Open decision-making is symbolic of a judiciary with nothing to hide.
No matter how much lawyers would like to state the obvious, certain considerations come in the way.
Suo motu actions, for all their perceived good, are inherent illustrations of the failure of the judicial system.
The problem lies in the interests and capacities of the various players that drive the judicial set-up.
The lawyers movement failed to bring about change.
What has kept Pakistan from becoming a centre for arbitration?
What determines which approach of a judge?
Did the president act on his own, or on the PM’s advice?
What does the pandemic mean for businesses?
The religious right has been propped up for short-term gains.
The PTI is trying to settle political debates through the court.
Even if justified in their protest, the lawyers were certainly not justified in the manner in which they protested.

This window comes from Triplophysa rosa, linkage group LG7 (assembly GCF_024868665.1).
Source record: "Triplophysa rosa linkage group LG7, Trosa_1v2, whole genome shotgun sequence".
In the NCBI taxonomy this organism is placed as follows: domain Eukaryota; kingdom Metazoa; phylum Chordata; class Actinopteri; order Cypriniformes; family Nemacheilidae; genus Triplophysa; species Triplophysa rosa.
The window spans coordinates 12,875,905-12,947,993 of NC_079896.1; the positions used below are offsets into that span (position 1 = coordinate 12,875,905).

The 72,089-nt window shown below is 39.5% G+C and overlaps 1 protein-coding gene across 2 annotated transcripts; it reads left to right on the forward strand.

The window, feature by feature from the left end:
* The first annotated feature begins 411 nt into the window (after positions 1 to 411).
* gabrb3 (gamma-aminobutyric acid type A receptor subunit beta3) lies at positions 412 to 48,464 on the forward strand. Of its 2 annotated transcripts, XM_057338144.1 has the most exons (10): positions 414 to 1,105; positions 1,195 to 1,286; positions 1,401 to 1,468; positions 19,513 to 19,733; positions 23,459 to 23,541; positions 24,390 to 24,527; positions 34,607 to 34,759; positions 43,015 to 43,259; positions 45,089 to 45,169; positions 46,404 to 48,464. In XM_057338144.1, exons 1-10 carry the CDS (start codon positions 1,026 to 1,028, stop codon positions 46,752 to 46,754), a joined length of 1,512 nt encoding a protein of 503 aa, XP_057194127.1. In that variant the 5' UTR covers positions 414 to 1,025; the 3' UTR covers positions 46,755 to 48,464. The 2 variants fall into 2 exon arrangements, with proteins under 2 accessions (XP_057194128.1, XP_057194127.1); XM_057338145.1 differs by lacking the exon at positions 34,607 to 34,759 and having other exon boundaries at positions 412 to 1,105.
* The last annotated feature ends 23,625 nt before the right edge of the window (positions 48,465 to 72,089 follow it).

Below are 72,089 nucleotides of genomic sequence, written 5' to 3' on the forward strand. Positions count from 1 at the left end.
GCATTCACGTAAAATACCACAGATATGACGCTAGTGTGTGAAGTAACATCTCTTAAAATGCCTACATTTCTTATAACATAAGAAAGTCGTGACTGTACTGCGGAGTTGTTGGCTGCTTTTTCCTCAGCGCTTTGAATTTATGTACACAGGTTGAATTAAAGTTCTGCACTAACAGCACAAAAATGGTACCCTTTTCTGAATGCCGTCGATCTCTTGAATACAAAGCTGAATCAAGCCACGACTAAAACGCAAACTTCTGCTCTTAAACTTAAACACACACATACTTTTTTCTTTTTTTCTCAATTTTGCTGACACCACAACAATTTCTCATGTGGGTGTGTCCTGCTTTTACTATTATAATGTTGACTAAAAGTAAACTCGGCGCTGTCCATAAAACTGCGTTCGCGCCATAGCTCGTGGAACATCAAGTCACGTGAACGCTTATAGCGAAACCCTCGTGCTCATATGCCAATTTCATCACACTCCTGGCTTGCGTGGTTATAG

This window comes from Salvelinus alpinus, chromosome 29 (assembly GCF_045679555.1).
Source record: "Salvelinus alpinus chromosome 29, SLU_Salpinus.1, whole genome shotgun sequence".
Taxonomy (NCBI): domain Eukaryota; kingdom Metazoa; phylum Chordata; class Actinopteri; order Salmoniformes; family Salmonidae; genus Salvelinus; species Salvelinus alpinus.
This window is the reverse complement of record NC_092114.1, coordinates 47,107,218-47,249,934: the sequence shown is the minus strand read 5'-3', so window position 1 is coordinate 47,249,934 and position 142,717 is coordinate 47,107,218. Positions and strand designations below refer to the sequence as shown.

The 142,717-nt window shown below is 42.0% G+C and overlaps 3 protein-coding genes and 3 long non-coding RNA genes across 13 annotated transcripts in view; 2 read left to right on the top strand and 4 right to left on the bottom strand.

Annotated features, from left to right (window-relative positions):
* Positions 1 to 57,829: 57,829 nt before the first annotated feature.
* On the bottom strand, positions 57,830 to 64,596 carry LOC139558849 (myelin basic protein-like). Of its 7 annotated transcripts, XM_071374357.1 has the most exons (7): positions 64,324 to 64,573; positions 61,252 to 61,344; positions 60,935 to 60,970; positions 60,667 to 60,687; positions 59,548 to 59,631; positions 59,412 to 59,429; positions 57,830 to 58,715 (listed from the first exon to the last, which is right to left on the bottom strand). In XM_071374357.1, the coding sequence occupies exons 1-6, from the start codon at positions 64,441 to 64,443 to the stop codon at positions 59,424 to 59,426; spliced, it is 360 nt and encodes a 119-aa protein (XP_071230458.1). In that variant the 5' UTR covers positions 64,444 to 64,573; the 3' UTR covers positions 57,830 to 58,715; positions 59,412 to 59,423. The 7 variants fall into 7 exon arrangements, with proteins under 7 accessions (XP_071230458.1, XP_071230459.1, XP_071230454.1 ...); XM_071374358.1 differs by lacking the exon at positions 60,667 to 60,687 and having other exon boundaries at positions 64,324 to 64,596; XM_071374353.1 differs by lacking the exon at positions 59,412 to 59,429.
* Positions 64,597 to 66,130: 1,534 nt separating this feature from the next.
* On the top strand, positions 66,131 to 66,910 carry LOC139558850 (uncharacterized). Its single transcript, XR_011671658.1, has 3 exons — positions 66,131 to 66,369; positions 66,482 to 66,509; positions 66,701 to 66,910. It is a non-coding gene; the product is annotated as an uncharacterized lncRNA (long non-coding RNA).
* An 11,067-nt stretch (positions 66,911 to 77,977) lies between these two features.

The courts may be well-meaning but charity must begin at home.
Our judges are just one cog in the judicial wheel.
High-stakes civil suits languish in overburdened high courts.
Some say the system of appointing judges is outdated.
If justice is a chariot then the bar and bench are its two wheels.
There is little legal basis to arguments in support of Islamabad’s slum residents.
Confirmation doubts prevent lawyers from taking up judicial service.
The ability to dissent has lost much ground.